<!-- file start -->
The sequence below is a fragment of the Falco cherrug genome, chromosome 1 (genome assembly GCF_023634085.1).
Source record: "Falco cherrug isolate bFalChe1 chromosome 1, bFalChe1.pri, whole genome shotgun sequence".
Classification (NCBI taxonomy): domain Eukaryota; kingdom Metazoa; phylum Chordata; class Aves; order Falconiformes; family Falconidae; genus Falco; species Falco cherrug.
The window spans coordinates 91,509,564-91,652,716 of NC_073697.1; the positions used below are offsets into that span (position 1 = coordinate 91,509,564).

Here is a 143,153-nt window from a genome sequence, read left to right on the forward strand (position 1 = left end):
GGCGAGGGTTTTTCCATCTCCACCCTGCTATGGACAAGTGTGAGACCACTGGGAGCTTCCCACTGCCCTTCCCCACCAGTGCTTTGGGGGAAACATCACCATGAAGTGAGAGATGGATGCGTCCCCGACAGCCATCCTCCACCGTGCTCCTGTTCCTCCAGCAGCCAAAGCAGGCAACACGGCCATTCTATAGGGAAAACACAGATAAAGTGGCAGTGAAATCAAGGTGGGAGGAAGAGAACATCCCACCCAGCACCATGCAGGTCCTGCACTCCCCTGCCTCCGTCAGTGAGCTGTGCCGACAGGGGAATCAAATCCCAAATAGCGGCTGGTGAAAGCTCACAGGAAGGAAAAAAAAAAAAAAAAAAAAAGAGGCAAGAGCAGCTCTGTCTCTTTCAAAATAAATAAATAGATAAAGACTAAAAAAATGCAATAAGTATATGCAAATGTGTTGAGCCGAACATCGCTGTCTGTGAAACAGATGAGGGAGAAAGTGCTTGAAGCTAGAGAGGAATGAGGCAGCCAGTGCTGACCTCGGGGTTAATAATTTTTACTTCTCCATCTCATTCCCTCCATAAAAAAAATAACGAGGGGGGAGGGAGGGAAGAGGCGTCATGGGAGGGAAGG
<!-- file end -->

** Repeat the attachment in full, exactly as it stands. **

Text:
The sequence below is a fragment of the Falco cherrug genome, chromosome 1 (genome assembly GCF_023634085.1).
Source record: "Falco cherrug isolate bFalChe1 chromosome 1, bFalChe1.pri, whole genome shotgun sequence".
Classification (NCBI taxonomy): domain Eukaryota; kingdom Metazoa; phylum Chordata; class Aves; order Falconiformes; family Falconidae; genus Falco; species Falco cherrug.
The window spans coordinates 91,509,564-91,652,716 of NC_073697.1; the positions used below are offsets into that span (position 1 = coordinate 91,509,564).

Here is a 143,153-nt window from a genome sequence, read left to right on the forward strand (position 1 = left end):
GGCGAGGGTTTTTCCATCTCCACCCTGCTATGGACAAGTGTGAGACCACTGGGAGCTTCCCACTGCCCTTCCCCACCAGTGCTTTGGGGGAAACATCACCATGAAGTGAGAGATGGATGCGTCCCCGACAGCCATCCTCCACCGTGCTCCTGTTCCTCCAGCAGCCAAAGCAGGCAACACGGCCATTCTATAGGGAAAACACAGATAAAGTGGCAGTGAAATCAAGGTGGGAGGAAGAGAACATCCCACCCAGCACCATGCAGGTCCTGCACTCCCCTGCCTCCGTCAGTGAGCTGTGCCGACAGGGGAATCAAATCCCAAATAGCGGCTGGTGAAAGCTCACAGGAAGGAAAAAAAAAAAAAAAAAAAAAGAGGCAAGAGCAGCTCTGTCTCTTTCAAAATAAATAAATAGATAAAGACTAAAAAAATGCAATAAGTATATGCAAATGTGTTGAGCCGAACATCGCTGTCTGTGAAACAGATGAGGGAGAAAGTGCTTGAAGCTAGAGAGGAATGAGGCAGCCAGTGCTGACCTCGGGGTTAATAATTTTTACTTCTCCATCTCATTCCCTCCATAAAAAAAATAACGAGGGGGGAGGGAGGGAAGAGGCGTCATGGGAGGGAAGG